It’s been a while since I stood by a trig pillar. Coronavirus lockdown limitations and a return to work have each played their part. But rules have begun to relax and James offered to walk with me. A wee hill was needed, for me if not him, and I chose one unlikely to tax my wasted muscles or attract too many other walkers. I turned to lists of Marilyns and started at the bottom.
Longridge Fell. Not much dispute about the etymology there but with the added bonus of being England’s southernmost ‘fell’. South of here the fjall are become hyll, despite the Danelaw having extended much further south.
There’s not much to say about the walk. There were several options and we chose the shortest route, which starts at Jeffrey Hill. A well worn track took us over heath to a a low cairn. The OS marks this as a cairn circle but we couldn’t see the circle. I believe the circle is of small cairns which are hidden in the heather. Or perhaps the circle has been gathered together into the one cairn.
The track becomes less obvious at the cairn. An alternative track forked off a couple of hundred metres earlier but I spied it a little further on and we headed straight for it.
The going was wet. I was wearing non-waterproof walking shoes and soon had wet feet. No reason to avoid the boggy bits after that. Until the boggy bits got deeper. We found that the ‘track’ I had seen was one of those very wet areas where even the heather can’t grow, made of spongy wet sphagnum moss into which one’s feet can sink to mid calf. Which they did.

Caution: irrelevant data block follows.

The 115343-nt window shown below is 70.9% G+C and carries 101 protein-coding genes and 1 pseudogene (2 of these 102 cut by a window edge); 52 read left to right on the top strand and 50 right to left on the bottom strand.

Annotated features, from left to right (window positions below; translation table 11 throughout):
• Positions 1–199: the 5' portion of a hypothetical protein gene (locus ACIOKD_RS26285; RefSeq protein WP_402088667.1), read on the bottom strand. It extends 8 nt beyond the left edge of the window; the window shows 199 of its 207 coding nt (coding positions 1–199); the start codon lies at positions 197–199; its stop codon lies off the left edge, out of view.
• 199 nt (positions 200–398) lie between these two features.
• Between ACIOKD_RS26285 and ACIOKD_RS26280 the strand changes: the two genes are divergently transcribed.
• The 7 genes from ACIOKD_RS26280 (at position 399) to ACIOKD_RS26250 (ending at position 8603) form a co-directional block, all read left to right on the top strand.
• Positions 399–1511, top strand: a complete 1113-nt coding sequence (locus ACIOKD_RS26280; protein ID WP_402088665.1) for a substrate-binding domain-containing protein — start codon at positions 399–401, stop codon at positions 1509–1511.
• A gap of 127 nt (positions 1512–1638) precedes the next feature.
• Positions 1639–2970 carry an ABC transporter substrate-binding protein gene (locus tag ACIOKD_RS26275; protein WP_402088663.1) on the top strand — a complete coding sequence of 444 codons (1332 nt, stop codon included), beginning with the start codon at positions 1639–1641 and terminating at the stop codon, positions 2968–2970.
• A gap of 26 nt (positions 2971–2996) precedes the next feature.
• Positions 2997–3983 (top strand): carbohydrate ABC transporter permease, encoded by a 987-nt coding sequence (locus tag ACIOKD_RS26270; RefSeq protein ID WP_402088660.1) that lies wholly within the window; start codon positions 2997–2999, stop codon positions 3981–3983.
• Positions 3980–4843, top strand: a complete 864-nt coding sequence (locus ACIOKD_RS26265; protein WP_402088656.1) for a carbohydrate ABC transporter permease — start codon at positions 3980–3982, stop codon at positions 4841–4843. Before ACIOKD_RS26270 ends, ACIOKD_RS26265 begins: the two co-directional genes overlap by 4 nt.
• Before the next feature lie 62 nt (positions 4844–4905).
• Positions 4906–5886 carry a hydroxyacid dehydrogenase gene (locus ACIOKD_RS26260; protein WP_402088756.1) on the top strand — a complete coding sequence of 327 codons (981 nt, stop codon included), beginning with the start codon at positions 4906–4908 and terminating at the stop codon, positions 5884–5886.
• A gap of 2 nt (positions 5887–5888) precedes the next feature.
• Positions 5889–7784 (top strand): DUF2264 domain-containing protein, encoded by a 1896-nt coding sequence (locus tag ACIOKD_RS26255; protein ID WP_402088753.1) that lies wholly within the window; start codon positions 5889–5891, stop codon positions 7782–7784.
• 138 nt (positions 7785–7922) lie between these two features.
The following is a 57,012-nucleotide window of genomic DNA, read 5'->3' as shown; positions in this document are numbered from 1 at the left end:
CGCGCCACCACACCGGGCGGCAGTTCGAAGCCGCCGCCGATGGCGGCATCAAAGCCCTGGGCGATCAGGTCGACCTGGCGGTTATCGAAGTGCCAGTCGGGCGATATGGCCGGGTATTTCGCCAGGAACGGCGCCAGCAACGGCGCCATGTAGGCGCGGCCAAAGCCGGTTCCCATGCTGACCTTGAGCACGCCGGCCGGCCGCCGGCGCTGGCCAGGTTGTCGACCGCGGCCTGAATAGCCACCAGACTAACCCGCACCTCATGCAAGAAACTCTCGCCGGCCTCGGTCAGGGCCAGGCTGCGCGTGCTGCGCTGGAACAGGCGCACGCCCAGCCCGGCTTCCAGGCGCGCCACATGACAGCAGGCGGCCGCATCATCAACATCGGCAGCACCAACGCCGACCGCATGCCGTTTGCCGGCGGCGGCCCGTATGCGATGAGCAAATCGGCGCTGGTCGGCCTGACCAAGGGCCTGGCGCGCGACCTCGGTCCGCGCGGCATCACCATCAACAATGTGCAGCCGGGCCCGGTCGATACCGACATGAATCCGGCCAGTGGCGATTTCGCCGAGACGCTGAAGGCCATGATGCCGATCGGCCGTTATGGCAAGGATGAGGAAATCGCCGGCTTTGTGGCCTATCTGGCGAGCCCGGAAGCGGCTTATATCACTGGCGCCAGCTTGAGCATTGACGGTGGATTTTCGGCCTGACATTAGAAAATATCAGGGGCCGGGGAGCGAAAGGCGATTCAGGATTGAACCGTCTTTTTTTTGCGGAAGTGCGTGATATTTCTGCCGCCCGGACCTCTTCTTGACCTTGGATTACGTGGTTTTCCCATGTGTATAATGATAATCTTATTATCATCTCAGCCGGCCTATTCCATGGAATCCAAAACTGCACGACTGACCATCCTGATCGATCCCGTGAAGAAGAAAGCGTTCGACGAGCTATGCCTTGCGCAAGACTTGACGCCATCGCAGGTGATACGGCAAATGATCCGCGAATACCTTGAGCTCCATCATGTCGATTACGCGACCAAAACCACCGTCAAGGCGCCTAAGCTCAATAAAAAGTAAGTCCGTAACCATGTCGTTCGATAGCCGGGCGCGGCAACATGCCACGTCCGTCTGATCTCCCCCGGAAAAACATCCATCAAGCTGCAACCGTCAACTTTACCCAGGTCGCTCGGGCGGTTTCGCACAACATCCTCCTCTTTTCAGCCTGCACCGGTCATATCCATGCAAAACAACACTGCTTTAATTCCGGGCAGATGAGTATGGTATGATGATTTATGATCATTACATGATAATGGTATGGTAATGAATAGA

Plan B. We turned towards the wall to our SE. This was over heather (see picture above) but proved to be just as boggy. Then James spotted some walkers, presumably on the actual path which we headed for. A wee brook/ditch in the bog added a little interest for us.
Once on the track we followed it up to the trig point on Spire Hill. The track follows a wall and there seemed to be a path each side. Which to choose. We went up with the wall on our left, and came down with it on our left. Neither was particularly superior.
From the top we could see distant hills which I took to be the lake district but checking the map I think they were the Yorkshire dales. In the valley beneath us sat the village of Chipping (see Chipping – still a fond memory) with Parlick Pike and Wolf Fell rising behind it.
We tramped back down on the path we might have used had we not gone via the cairn circle.
An easy walk with pleasant views. My first new Marilyn in a good while.
Hadrian’s Coastal trail, which we had walked in 2019, follows the old Cumbria Coastal Way from Ravenglass to Bowness where it meets the Hadrian’s Wall Trail. The Cumbria Coastal is no longer on OS maps, but used to continue up the Eden, to end at Metal Bridge.
Our final leg of the Limestone Way took us out of Derbyshire’s White Peak and into Staffordshire. From limestone and dale to river and brick. The weather could not have been better, the walk was mostly downhill and we finished with a photo.